The Model-Practice-Reflect Cycle (NCEE, 2017)
Through this process, the teacher spends time modelling through mini lesson based on a specific focus (e.g. adding details) in mind. Then, the greatest part of the lesson should include students working on their own writing, where the teacher confers with students individually or in small groups. As a way to understand how to model a mini lesson for writing, the five approaches that are really helpful, which I have included here. They are as follows:
Guided Writing: According to Gibson (n.d.), "Guided writing lessons are temporary, small-group lessons teaching those strategies that a group of students most need to practice with immediate guidance from you. Guided writing lessons can be taught after a whole-class lesson once other students are actively engaged in independent writing." These are flexible groupings based on the needs of the classroom at the time (Gibson, n.d.). This is to provide students with support, focusing on a strategy or two that aims to improve their writing and allowing them to continue working on their goals.
Modelled Writing: Modelled writing is when the teacher thinks aloud and shows students what good writing looks like. In doing so, the teacher also models that proficient writers make mistakes and have to think about writing before putting their ideas on paper. Specifically, the focus of the writing lesson is a major aspect of developing sentences and paragraphs that are much more cohesive. How does a teacher go about selecting a focus for the lesson? Take the writing menu or any rubric that makes sense for you. Go through the rubric while going over writing samples from all different abilities and levels. This should provide a sense of what to focus on. For example, you may notice that most students understand how to write using new words, but they are not able to clearly share their experiences.
Independent Writing: As Davidson (2007) explains, "During independent writing, students are thought to produce their own written texts by drawing on knowledge and skills that have been taught during previous teacher [modelling] and guided practice" (p. 11). The work that students write through independent writing allow teachers to provide feedback, and it provides an opportunity for teachers to pinpoint a focused goal for each student.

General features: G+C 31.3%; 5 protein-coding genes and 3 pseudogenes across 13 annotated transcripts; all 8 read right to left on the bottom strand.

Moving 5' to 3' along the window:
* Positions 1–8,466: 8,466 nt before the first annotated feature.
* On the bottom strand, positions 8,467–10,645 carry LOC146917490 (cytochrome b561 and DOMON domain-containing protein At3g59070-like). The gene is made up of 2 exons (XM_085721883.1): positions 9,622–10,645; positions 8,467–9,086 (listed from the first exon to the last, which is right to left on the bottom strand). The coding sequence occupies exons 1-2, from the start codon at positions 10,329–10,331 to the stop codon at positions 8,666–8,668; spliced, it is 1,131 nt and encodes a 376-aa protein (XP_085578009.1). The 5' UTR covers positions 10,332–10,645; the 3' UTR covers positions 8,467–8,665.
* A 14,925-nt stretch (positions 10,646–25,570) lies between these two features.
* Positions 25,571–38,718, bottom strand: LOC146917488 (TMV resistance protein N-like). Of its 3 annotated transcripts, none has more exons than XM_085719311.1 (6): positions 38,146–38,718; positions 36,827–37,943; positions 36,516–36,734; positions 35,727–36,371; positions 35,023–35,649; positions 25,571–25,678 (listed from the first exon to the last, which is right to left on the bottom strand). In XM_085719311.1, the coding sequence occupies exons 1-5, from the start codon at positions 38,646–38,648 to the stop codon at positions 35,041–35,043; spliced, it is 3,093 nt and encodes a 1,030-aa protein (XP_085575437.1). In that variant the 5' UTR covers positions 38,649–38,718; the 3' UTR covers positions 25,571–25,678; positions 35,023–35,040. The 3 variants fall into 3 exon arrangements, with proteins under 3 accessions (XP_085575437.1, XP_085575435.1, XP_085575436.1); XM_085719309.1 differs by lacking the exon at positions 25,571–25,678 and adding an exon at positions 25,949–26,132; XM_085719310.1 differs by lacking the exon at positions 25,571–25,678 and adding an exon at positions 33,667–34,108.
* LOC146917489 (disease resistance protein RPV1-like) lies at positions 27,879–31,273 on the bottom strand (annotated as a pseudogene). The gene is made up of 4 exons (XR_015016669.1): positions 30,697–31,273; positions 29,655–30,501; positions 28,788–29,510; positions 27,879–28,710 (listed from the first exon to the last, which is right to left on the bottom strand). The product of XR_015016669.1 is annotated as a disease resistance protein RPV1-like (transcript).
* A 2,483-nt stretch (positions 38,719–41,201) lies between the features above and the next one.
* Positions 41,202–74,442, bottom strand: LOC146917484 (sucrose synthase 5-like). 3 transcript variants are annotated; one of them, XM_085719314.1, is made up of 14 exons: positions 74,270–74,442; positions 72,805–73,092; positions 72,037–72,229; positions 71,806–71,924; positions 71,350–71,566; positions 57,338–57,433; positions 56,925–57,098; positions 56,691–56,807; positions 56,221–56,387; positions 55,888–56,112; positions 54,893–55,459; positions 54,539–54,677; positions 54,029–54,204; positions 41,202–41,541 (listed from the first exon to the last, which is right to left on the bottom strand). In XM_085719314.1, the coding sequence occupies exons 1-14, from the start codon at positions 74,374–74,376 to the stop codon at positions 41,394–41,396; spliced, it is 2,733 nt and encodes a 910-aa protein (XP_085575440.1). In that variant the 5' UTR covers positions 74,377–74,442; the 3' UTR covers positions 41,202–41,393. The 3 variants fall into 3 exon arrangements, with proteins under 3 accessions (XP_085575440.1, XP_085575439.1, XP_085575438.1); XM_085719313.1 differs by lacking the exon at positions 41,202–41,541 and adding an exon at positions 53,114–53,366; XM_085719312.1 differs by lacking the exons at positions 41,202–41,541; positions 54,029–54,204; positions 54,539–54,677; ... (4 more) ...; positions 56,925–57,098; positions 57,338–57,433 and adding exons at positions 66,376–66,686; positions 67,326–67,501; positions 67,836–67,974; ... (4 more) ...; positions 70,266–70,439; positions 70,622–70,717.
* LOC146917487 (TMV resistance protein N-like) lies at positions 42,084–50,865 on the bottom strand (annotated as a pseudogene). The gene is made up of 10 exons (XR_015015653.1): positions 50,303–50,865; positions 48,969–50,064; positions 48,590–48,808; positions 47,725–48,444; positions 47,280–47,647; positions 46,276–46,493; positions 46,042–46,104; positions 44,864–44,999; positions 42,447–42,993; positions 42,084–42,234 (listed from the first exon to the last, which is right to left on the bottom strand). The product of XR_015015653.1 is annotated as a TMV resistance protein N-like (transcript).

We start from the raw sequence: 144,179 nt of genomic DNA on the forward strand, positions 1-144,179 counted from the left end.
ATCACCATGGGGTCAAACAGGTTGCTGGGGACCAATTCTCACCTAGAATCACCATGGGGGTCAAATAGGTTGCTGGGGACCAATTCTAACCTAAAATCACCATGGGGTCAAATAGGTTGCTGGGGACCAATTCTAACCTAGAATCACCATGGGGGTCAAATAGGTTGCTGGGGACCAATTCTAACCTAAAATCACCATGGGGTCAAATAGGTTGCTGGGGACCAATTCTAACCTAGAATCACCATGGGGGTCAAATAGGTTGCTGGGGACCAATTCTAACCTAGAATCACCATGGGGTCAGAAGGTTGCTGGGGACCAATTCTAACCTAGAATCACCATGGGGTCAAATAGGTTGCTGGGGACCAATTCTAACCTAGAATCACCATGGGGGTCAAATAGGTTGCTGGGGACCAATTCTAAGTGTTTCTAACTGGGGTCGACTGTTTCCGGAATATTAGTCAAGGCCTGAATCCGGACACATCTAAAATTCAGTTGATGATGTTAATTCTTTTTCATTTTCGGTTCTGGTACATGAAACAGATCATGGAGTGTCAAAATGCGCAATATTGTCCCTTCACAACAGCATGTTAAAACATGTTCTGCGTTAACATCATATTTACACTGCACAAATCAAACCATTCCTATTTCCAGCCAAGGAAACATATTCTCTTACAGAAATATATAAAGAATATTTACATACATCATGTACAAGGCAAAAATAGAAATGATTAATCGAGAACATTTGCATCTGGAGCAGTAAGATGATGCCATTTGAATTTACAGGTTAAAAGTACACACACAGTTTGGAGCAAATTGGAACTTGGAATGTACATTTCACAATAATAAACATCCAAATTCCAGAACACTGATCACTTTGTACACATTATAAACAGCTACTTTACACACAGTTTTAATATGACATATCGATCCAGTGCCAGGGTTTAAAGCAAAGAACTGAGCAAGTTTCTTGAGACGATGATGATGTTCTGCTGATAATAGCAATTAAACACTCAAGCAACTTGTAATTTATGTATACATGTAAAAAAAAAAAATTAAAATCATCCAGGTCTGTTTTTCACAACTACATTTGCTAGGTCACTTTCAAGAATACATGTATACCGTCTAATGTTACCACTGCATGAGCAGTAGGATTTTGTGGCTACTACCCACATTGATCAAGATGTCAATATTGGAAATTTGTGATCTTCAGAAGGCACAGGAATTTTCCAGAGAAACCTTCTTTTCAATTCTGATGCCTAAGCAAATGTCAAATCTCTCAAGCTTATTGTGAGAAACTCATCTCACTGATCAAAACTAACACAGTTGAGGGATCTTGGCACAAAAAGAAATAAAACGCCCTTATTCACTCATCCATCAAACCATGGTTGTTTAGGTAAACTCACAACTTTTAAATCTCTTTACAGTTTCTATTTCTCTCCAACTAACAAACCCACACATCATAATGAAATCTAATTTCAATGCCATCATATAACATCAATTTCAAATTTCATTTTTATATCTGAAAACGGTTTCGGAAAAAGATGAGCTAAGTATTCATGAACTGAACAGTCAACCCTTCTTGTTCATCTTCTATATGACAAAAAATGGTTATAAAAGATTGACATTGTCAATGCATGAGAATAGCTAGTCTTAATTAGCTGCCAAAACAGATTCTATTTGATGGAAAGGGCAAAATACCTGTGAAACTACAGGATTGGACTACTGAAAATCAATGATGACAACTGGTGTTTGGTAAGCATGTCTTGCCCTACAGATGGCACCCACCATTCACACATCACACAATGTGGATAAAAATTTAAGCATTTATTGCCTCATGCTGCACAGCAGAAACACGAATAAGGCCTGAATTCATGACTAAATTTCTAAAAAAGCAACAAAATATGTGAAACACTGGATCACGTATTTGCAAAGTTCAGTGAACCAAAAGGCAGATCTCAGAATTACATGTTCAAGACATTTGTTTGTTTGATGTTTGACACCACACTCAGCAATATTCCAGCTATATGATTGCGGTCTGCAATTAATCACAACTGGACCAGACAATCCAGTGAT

Interactive Writing: Interactive writing is a process that involves both the students and the teacher in the writing. They share the pen and create a story together. As explained by Ontario Education in A Guide to Effective Instruction in Writing, teachers often "decide to use interactive writing more often in Kindergarten and Grade 1 classes to motivate reluctant writers to write" (P. 53). As students are more comfortable with writing, teachers move towards shared writing. I have personally found interactive useful when students are still struggling to put together a sentence in a coherent manner.
Shared Writing: Shared writing is an excellent process whereby the teacher models how to write on a specific genre or topic while all the students are actively engaged in the process. In shared writing, the teacher is the scribe, but both the teacher and students provide in creating the writing piece. This is what makes it different from interactive writing where both the students and the teacher share the pencil. You can start by explaining the topic (e.g. meeting a dragon for the first time) and then writing, "Once upon a time..." and have students think of a story around that. Message Time Plus can be used as a technique on modelled and shared writing. It has been developed by the Children's Literacy Initiative that had been shared to us by Samini Hadi.
Davidson, C. (2007). Independent writing in current approaches to writing instruction: What have we overlooked? English Teaching: Practice and Critique, 6(1), p. 11-24.